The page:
History Repeats Itself For British Role in MidEast
In 1922, after oil was disovered in defeated portion of the former Turkish Ottoman Empire affiliated area now known as "Iraq", British Prime Minister Winston Churchill reportedly drew up a hasty occupation map for British forces in a hotel room one night, beginning an ill fated history of British involvement in the MidEast area.
Now British forces plan to start a withdrawal from the Basra area of Iraq, mainly due to political problems back home with a shaky Labour Party situation and outging leader, Prime Minister Tony Blair. It is not that that the British have left the Basra area in good hands by turning over many police or military duties to the iraqis; quite the contrary, often British simply handed policing duties over to police stations soon to be overrun or even controlled by miliitia group elements or other undesirable elements. Britain once again finds itself facing political pressures at home because of MidEast policy, and is only acting politically.
Back home in Britain, a new poll puts the Labour Party at a mere 29% public support with Finance Minister Gordon Brown as leader. The Conservatives now command a huge 42% with their party leader, David Cameron. The smaller Liberal Democrats and their leader, Menzies Campbell only draw 17% support. The decision to draw down British forces in Iraq is heavily tilted towards shoring up sagging Labour Party fortunes back home more than any real "mission accomplished" in Iraq.
Britain faced many problems in the MidEast since their 1922 occupation of Iraq, including criticism of only allowing limited amounts of European Jews to emigrate to safety in Palestine during WWII, continued conflict in Iraq that lasted until the 1958 rebellion, the rise of Gamal Nasser in Egypt and the growing Arab Socialist movement, and the ill-fated Suez Canal Crisis in which the U.S. was tied down with the tense Soviet Cold War situation in Hungary in 1956 and could not act to back up the British, allowing Britain and France a very shallow military victory, but cetainly not a political one. In fact Britain was heavily damaged politically by the Suez Canal Crisis political fallout.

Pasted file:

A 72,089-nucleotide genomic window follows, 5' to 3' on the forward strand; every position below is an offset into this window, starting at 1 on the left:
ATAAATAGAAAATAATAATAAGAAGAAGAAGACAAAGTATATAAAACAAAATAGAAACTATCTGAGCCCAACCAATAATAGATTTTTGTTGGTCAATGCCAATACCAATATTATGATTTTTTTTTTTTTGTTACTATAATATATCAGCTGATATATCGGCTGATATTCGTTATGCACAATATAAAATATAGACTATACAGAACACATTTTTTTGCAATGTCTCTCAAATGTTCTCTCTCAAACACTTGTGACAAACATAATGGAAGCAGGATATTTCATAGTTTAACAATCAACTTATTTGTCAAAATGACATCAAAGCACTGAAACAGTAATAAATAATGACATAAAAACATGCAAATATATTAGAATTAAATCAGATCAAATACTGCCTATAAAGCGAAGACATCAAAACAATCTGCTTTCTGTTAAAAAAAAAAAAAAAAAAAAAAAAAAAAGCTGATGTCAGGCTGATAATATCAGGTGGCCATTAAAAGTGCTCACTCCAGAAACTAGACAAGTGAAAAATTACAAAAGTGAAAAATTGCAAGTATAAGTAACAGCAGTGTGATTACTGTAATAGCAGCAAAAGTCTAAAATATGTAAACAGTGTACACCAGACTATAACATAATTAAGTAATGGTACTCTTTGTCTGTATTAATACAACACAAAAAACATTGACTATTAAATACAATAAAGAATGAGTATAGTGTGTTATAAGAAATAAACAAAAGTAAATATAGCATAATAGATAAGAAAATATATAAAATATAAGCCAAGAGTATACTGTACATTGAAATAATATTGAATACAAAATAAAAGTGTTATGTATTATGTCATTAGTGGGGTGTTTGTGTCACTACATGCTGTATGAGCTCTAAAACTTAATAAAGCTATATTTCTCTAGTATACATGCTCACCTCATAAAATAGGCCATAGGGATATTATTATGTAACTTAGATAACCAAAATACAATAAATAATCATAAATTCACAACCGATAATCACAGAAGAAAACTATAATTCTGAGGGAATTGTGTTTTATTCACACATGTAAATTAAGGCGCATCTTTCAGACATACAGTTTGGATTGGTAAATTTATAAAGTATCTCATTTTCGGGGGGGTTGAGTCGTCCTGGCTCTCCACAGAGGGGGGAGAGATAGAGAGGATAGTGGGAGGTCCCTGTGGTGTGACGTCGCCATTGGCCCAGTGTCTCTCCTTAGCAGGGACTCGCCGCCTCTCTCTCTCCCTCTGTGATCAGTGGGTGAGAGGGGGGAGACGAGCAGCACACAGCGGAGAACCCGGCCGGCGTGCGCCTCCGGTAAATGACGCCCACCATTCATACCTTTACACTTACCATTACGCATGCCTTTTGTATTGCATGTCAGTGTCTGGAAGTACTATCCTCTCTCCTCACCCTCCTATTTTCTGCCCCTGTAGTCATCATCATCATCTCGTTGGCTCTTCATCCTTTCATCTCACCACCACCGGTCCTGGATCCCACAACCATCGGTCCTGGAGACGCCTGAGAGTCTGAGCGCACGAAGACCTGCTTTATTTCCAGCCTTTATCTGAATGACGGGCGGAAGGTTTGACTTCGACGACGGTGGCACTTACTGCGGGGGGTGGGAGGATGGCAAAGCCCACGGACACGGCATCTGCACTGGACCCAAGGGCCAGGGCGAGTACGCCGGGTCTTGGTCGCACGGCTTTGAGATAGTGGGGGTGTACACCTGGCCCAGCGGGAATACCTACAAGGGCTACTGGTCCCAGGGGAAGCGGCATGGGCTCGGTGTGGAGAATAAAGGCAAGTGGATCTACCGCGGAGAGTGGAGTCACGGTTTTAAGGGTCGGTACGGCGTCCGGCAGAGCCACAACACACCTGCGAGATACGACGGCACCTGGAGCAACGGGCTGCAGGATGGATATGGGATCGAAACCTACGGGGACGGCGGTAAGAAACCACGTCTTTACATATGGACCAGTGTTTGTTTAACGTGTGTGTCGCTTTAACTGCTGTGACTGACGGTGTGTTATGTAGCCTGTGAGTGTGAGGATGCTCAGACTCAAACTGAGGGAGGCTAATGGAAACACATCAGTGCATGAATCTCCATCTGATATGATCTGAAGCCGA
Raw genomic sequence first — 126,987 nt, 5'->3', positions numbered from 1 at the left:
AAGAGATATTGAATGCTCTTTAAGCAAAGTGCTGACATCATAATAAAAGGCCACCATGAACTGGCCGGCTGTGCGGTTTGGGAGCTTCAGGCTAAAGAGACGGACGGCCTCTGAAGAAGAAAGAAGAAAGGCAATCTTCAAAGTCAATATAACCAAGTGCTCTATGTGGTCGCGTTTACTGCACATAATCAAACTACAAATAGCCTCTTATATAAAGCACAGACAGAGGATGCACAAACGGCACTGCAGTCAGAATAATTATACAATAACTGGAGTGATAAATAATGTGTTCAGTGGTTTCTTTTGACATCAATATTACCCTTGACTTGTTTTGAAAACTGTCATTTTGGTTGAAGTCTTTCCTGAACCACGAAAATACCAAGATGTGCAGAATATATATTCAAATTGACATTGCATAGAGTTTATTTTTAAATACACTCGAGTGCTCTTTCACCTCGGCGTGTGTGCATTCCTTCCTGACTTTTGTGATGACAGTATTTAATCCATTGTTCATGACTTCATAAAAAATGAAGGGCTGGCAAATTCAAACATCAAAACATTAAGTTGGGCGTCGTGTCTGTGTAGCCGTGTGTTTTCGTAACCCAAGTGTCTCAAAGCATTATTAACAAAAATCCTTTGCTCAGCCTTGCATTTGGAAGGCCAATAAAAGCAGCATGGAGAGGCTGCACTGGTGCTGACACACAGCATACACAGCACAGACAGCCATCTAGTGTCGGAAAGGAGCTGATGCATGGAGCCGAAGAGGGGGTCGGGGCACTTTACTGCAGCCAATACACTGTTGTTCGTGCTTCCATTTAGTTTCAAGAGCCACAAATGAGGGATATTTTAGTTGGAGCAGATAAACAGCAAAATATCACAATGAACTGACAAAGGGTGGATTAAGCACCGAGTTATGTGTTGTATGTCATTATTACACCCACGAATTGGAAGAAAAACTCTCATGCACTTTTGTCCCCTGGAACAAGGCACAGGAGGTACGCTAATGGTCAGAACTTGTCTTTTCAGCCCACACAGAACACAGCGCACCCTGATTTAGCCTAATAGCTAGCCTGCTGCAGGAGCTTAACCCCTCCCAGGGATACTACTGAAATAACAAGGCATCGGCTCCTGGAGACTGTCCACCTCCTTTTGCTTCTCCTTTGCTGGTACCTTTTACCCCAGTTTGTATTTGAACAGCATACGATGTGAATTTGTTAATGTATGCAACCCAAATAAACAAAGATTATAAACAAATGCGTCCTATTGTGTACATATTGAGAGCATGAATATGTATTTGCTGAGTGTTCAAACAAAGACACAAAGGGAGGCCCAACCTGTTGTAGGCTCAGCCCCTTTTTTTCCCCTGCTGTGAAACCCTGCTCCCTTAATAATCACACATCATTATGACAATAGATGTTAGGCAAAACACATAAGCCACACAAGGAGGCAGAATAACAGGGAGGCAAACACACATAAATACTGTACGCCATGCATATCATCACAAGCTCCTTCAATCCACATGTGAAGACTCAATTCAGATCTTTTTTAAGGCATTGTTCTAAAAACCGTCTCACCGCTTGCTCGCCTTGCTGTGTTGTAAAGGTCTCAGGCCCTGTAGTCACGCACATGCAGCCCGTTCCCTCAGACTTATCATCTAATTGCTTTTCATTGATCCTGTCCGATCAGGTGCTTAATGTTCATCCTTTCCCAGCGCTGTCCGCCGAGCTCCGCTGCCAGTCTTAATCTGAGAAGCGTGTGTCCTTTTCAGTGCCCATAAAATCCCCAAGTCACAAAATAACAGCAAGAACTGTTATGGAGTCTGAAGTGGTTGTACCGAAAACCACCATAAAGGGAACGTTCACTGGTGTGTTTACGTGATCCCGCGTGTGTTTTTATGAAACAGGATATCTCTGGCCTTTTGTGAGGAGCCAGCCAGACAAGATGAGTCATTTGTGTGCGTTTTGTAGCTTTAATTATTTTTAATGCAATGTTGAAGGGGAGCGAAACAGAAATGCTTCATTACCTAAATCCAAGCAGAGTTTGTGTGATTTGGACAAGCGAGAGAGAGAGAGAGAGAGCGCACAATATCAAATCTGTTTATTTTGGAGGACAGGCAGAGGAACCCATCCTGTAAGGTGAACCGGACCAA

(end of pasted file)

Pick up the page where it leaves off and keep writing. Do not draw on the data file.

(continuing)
Now Britain finds itself in a similiar MidEast bind once again. Political pressure is forcing Britain to withdrawal some forces to satisfy war critics back home, while Afghanistan is only worsening as Spring is expected to bring fresh Taliban and Al Qaeda attacks demanding the need for more British forces to back up slender NATO and U.S. units.
One thing is nearly certain. As some British forces withdraw from Iraq, more American troops will be needed to fill in in Basra. So far the Iraqi units are not completely dependable to act independently from militia groups or death squad violence. The plans for Iraqis to manage their own security still go largely unfulfilled in Basra as British troops claim something of a politically based technical "victory" and begin to go home or to Afghanistan.